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This article in SSSAJ

  1. Vol. 58 No. 5, p. 1457-1464
     
    Received: Apr 26, 1993
    Published: Sept, 1994


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doi:10.2136/sssaj1994.03615995005800050026x

Saturated Zones and Soil Morphology in a Mollisol Catena of Central Iowa

  1. F. A. Khan * and
  2. T. E. Fenton
  1. Dep. of Agronomy, Iowa State Univ., Ames, IA 50011

Abstract

Abstract

The zone of saturation plays significant roles in decisions regarding soil classification systems and land use both present and potential. This study was conducted to determine the status of water tables, morphological features, and groundwater hydrology and to evaluate the zone of saturation on selected soils (Aquolls and Hapludolls) of a Mollisol catena. Water table depths and the amount of precipitation were measured for a 10-year period on five soils formed in glacial till or till-derived sediments in central Iowa. Results show that the depth of the water table, duration of saturation, morphological features, and recharge and discharge to groundwater varied with geomorphic position in the Mollisol catena. In general, soils on summit and shoulder positions (Hapludolls) are not saturated and have high chromas without redoximorphic features in the B horizon, have deeper water tables, and have maximum fluctuation of water table levels. The soils on toeslopes and depressions (Aquolls) have the shallowest water tables, have the longest time of saturation, and have B horizons with gray matrices, bright mottles, and Fe-Mn concretions. Nicollet soils (fine-loamy, mixed, mesic Aquic Hapludoll) on backslope positions have intermediate characteristics. Redoximorphic features present in these soils are correlated with the fluctuating depth of the present-day water table. The extent of recharge and discharge and artificial the drainage are contributing factors to the water table level. Data for water table level and calcite/dolomite ratio indicate that ephemeral recharge and discharge of groundwater occur in the soils on lower landscape positions. Recharge is the dominant process in the soils of higher landscape. This study was designed to contribute to the understanding of drainage class-water table-morphological features of soils in this region. The apparent drainage conditions and the redoximorphic features contribute to the testing and clarification of soil classification and soil taxonomy.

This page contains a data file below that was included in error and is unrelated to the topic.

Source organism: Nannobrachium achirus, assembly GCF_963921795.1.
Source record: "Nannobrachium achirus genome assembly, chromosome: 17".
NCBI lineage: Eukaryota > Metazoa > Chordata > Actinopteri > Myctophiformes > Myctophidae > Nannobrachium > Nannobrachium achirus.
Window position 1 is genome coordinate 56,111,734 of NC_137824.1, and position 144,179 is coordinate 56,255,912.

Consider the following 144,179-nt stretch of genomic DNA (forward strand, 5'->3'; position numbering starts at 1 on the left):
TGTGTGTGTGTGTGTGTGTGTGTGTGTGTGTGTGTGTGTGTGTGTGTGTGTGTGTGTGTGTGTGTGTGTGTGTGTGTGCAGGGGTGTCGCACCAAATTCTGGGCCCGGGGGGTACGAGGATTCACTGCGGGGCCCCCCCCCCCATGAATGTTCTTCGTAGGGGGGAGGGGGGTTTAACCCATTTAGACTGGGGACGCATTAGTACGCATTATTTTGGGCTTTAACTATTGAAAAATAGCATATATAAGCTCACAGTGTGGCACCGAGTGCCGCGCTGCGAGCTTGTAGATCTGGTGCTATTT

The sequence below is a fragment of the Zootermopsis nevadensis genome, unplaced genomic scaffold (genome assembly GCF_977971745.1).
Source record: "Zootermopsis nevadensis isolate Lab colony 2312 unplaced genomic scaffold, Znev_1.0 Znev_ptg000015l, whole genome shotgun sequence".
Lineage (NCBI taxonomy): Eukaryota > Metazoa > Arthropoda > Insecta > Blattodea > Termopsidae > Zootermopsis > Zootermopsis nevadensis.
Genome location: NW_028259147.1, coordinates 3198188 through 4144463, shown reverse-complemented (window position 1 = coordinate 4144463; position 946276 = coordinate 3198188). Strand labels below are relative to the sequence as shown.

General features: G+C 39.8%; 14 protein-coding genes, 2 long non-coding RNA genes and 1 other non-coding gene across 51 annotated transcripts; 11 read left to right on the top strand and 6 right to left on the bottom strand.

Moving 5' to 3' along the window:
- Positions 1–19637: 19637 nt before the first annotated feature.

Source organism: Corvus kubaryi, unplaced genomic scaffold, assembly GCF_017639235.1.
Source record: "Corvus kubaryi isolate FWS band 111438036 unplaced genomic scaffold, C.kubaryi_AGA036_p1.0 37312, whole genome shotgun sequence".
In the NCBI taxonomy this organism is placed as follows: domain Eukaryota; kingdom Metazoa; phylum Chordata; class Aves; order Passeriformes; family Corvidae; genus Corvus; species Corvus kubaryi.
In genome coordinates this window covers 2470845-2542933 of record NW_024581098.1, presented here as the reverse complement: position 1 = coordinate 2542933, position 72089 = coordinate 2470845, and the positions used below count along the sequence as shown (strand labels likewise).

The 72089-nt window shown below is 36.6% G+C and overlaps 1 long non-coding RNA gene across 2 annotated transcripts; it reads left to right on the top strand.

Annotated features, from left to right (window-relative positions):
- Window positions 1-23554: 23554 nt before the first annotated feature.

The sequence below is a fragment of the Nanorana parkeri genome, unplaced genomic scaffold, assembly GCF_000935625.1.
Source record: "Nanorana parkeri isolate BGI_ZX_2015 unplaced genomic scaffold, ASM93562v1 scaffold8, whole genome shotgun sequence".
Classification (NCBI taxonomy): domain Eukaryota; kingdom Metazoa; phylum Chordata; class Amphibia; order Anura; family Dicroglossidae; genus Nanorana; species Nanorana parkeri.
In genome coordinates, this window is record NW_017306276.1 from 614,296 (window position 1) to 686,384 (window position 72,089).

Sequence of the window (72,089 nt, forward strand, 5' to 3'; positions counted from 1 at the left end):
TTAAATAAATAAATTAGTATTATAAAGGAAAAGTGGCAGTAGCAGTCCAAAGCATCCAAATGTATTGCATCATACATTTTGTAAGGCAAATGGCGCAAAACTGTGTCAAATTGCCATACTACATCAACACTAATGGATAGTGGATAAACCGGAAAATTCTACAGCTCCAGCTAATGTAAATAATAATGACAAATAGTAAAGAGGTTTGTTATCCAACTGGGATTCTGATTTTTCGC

Contribution from the Agric. and Home Econ. Exp. Stn. Journal Paper J-15328 of the Iowa Agric. and Home Econ. Exp. Stn. Ames. Project No. 2091.

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